The Ethical Necessity of Time Travel

The Ethical Necessity of Time Travel November 6, 2013

Part 2 of a series hardly worth talking about. 

Sin is not religious. It is a theistic-atheistic, equal-opportunity steel-boot to the groin the entirety of humanity is doubled-over and groaning with. To be a sinner is not simply to have offended some brooding moral order which thereafter holds you in cosmic contempt. To be a sinner is to contain within yourself the reality of having done what you ought not have done. There is hardly a human alive — no matter how hip — who can coherently defend the non-existence of ethical experience, that is, the experience of our actions as things we either ought or ought not have done. It follows that no one really denies the experience of sin — the experience of that-which-we-ought-not-do — as much as everyone loves to deny that this experience could possibly mean anything so very grand as God, salvation, Heaven, Hell and all the rest. Which is fine.

But if there is such a thing as sin, there is such a thing as sinners, and to deny the existential state of being a sinner is as self-evidently ridiculous as denying the existence of my elbows, for we feel the state of sin. What we ought-not-have-done takes shape, taste and cringe-inducing color-schemes somewhere in the bowels of our interior life. It’s absurd to pretend otherwise, to pretend that we may experience doing that which we ought not do, but that this experience has no lasting effect, or rather, that it effects no change in our ontological status, our state of being. For what is the feeling of guilt but an almost bodily recognition of what ought-not-be lingering inside us? If our sins were simply to fade into the non-existent past the moment we committed them, as ethical feelings with no subsequent implications, why on earth would they continue torture us years later in the sheet-twisting hours of the night? Why are we beset by the constant possibility of being found out? Guilt is evidence of the stickiness of sin. That which we ought-not-do rips — then remains like a bullet-hole.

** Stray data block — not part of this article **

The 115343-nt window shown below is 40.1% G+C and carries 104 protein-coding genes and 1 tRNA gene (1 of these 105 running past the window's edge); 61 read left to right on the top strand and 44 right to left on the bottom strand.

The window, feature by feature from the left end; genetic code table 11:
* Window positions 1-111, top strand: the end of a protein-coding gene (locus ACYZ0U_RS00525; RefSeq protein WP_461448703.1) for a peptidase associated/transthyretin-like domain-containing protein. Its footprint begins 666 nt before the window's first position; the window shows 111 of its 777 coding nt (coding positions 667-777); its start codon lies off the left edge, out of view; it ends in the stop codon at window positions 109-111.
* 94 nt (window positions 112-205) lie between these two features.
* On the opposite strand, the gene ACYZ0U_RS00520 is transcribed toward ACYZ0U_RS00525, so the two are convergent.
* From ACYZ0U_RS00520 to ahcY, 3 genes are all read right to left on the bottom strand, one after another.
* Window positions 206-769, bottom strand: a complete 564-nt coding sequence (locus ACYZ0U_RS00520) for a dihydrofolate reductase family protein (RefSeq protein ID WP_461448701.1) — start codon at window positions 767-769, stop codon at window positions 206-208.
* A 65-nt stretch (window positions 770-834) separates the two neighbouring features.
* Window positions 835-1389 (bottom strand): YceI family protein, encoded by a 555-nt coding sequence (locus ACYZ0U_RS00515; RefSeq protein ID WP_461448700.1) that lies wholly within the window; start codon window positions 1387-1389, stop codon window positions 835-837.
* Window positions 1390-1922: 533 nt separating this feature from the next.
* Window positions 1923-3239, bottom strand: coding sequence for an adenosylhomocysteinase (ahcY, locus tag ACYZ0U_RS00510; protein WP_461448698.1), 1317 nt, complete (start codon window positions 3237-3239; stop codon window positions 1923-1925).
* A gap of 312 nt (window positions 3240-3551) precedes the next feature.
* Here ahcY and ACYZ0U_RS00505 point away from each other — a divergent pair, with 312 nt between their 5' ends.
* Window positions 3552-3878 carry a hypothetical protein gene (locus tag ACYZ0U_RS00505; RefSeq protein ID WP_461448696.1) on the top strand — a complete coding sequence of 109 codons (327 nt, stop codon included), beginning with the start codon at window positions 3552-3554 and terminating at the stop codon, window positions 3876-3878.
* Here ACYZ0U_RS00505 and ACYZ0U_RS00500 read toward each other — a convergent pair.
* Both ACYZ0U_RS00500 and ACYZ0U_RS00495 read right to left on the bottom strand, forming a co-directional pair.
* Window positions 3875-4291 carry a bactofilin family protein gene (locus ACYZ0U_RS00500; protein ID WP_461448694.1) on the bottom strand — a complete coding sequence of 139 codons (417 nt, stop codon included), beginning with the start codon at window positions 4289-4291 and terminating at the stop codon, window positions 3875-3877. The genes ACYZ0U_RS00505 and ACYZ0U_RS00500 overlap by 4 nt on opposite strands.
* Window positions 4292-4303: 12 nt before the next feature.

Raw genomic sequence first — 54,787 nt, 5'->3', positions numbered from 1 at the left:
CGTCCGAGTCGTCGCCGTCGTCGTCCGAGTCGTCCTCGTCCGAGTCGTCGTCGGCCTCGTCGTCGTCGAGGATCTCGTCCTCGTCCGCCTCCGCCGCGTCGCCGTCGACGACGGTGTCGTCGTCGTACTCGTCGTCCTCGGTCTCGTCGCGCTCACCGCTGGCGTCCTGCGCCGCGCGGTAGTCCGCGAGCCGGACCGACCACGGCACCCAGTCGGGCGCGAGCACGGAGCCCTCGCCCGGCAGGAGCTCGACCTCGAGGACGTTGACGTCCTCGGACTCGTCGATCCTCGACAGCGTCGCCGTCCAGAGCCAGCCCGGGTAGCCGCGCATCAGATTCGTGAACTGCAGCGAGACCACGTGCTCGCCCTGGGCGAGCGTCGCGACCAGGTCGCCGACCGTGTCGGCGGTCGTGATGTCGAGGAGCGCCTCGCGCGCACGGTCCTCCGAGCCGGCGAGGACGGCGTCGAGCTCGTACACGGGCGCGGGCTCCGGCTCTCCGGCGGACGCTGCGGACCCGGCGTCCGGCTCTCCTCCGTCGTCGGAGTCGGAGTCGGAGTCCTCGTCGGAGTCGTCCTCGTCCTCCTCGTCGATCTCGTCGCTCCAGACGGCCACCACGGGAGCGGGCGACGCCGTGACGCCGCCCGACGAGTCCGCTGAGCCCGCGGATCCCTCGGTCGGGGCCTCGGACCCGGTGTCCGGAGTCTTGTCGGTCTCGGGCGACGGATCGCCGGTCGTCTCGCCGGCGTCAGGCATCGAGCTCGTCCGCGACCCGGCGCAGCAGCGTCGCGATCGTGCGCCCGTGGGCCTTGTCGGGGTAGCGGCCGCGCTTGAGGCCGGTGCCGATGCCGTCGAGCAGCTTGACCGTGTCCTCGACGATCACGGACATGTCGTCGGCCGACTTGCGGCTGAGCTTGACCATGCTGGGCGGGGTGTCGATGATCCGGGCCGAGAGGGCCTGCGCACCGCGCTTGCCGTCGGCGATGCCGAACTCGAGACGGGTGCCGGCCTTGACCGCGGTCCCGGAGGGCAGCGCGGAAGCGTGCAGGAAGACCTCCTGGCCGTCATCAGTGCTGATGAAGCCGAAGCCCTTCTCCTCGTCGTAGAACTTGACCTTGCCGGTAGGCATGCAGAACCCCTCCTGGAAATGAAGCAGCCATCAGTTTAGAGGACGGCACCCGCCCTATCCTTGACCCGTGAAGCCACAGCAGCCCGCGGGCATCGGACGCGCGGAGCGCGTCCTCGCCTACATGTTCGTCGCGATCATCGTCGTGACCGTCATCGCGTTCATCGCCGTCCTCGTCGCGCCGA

The idea that “the past is past,” that sins are merely “gotten over,” that they have no ultimate, lasting meaning and effect no ontological change stems from a misconception of the person’s relation to time. Personal time is not linear. The human person is not a bulldozer moving forward into the future, leaving behind him only the faded-away — shells and shadows apart from the actual life of the person. The human person summarizes his past in his present. When you meet a person, you meet a presence that is currently affected and presently informed by a past. To love a girl is to love the contents of a childhood that, in the moment of your loving her, shape who she is. When you shake my hand you shake a hand formed by my parents, a hand contingent — and contingent in the now — upon past events, past handshakes.